December 7, 2013

The World's End Review

            Edgar Wright has made a name for himself as a director of quirky comedy films so it will definitely be interesting to see how his vision adapts to the Marvel Cinematic Universe when he directs Ant-Man.  Edgar Wright’s most famous films to date are probably those in the Cornetto Trilogy.  Shaun of the Dead was released in 2004 and was a solid zombie-filled comedy even if it lacked anything truly noteworthy.  Hot Fuzz was an improvement as its balls-to-the-wall pacing was able to override any of its problems.  The final film of the Cornetto Trilogy was released this summer in the form of The World’s End.  The World’s End falls much closer to Hot Fuzz in terms of quality as its fast pace makes it a joy to watch even if the character development isn’t strong enough to support the twists and turns of the final act.

            The World’s End follows Gary King (Simon Pegg), an alcoholic who decides that he is going to reunite his old school buddies (Nick Frost, Paddy Considine, Martin Freeman and Eddie Marsan) in order to complete a pub-crawl that they failed to finish in their younger days.  As they set off on the pub-crawl, the group begins to notice strange actions from the locals.  Before they know it they will be fighting for their lives in their attempt to reach the final pub on the list, The World’s End.  The Edgar Wright directed film was also written by Wright with assistance from Simon Pegg.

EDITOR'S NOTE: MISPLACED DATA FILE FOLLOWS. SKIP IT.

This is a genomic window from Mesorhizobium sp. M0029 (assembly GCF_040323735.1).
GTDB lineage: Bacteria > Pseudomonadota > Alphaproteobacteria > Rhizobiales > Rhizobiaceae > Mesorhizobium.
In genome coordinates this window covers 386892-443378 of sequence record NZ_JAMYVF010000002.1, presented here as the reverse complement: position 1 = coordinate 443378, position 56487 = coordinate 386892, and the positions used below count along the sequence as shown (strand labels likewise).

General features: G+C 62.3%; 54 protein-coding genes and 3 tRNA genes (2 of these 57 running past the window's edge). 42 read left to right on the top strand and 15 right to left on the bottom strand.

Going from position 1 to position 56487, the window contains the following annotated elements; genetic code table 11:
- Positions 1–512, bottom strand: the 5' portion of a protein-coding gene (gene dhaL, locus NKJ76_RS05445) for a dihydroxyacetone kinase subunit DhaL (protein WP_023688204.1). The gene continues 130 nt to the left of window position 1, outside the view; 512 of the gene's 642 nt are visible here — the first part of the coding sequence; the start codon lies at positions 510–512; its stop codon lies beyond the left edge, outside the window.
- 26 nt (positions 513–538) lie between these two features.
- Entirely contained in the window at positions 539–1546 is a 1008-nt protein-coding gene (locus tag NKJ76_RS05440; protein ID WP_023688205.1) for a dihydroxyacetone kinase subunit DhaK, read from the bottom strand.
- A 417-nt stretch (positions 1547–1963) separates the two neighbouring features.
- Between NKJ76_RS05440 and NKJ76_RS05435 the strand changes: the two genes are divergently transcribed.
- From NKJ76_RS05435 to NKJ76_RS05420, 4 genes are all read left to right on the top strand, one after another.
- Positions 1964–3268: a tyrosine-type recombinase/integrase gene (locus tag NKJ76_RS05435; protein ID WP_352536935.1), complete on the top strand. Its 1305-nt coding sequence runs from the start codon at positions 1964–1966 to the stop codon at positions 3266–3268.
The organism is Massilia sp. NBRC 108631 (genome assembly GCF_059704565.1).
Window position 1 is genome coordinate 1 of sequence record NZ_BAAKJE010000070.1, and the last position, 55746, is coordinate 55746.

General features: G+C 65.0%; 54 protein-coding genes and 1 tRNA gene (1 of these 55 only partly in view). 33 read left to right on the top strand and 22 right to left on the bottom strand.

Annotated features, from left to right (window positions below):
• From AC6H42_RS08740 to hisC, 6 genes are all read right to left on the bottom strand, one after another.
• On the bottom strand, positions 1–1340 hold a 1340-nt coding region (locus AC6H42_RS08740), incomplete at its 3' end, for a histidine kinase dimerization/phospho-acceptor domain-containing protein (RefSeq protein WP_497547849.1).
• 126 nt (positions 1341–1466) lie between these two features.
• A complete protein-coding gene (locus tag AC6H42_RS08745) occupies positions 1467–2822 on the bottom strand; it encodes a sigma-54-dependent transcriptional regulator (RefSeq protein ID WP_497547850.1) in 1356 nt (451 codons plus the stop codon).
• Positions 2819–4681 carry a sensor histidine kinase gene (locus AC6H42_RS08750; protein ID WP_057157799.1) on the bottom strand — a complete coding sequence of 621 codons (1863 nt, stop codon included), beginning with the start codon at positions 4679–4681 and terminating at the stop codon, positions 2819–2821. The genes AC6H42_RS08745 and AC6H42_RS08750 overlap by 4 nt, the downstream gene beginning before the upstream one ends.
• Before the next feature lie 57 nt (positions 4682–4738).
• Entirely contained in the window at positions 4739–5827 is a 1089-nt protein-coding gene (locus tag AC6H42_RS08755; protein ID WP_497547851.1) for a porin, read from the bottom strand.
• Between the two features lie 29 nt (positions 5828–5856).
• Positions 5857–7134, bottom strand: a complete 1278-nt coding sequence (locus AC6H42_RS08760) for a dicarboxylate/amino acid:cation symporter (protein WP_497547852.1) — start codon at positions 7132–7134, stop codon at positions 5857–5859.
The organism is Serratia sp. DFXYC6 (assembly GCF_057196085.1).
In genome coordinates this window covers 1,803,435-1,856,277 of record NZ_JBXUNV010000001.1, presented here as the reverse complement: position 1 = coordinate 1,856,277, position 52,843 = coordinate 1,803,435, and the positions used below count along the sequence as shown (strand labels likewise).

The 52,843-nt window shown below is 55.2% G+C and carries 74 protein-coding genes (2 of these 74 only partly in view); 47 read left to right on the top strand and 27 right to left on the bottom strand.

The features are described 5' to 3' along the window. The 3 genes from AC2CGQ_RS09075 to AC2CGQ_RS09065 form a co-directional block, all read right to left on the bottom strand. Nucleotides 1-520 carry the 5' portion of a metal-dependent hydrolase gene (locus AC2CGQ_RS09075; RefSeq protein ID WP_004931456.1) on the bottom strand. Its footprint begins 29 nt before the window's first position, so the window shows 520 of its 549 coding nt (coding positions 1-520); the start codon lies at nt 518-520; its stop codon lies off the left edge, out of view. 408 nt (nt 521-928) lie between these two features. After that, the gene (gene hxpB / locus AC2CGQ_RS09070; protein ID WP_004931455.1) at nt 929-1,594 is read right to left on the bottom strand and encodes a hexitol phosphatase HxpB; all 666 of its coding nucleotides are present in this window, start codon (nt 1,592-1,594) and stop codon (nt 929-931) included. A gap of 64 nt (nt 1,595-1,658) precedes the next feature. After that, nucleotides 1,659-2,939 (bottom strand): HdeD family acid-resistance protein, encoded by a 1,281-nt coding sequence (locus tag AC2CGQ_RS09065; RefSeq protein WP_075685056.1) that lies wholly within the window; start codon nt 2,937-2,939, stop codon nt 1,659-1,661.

I may be in the minority but I don’t think Edgar Wright’s witty dialogue and quirky characters in strange situations were enough to make the Cornetto Trilogy work in the beginning.  So it is a delight to see Wright take a more action-packed approach with the later two films of the trilogy.  The action scenes (especially the first few in this film) might be some of the best in any film this year, and that doesn’t include the comedic beats (which work quite well in this film).  The only time this film really runs into any problems is with the twists and turns of the last act.  Some of them depend quite heavily on the relationship between Gary and Andy (Nick Frost’s character).  Unfortunately, there was not enough development of this relationship in the early goings of the film for the twists to land with the intended impact. 

The cast as a whole is quite fun.  Simon Pegg does a fantastic job of combining his usual comedic moments with some of the darker moments that he has had to act through in his career so far.  It might actually be a career best performance for him.  Nick Frost once again excels in the sidekick role, and Paddy Considine, Eddie Marsan and Rosamund Pike work well in supporting roles.  Also, quite good in a supporting role is Martin Freeman, who plays a twist with his character quite deftly (as does Edgar Wright’s direction).

            The Cornetto Trilogy ends on a solid note with The World’s End.


No comments:

Post a Comment

Leave a Message